The plan is a necessary but not sufficient condition. And while generalizations on what investors think are dangerous, because they are diverse people, my above thoughts are a summary and aggregation of what I know from my role as the head (fund manager) of our local angel investment group.
How can an entrepreneur develop a business plan that will be flexible enough to adjust to evolving customer and market needs?
Berry: First step is a monthly review, 1-2 hours a month, scheduled in advance. Second is list assumptions so you know what to change. The business plan is voided by change, but more importantly it actually manages change. It connects the dots in the background so you know what to change. A business plan that doesn’t know it’s obsolete about once a month is obsolete forever.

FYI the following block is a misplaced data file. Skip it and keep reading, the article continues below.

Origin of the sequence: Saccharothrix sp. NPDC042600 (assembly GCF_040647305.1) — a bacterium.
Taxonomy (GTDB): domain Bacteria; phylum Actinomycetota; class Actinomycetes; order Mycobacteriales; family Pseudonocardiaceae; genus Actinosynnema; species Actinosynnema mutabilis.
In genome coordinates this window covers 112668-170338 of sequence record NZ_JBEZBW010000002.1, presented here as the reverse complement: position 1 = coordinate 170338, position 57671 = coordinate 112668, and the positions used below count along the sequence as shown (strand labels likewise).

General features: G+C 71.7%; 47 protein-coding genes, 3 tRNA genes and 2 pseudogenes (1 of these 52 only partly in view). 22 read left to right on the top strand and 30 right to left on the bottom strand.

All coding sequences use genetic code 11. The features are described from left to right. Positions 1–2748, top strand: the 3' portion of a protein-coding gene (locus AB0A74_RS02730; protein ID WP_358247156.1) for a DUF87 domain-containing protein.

You originally offered consulting services, which in turn funded your product development. How can an entrepreneur know that the timing is right to translate service revenue into an investment in product development?
Berry: No way to be certain. Nobody gets to be certain about the future. But doing a business plan breaks that uncertainty into meaningful pieces...sales, costs, expenses, focus, etc. That’s the best way to manage those educated guesses.
In what situations would you recommend that an entrepreneur seek outside funding? And what do you think are good sources of outside funding?
Berry: The best thing I’ve seen in a while on what investors want — at the high end of venture capital — is this one on The Anatomy of a Successful Entrepreneur by Rip Empson that appeared on TechCrunch. The short list from this article is as follows: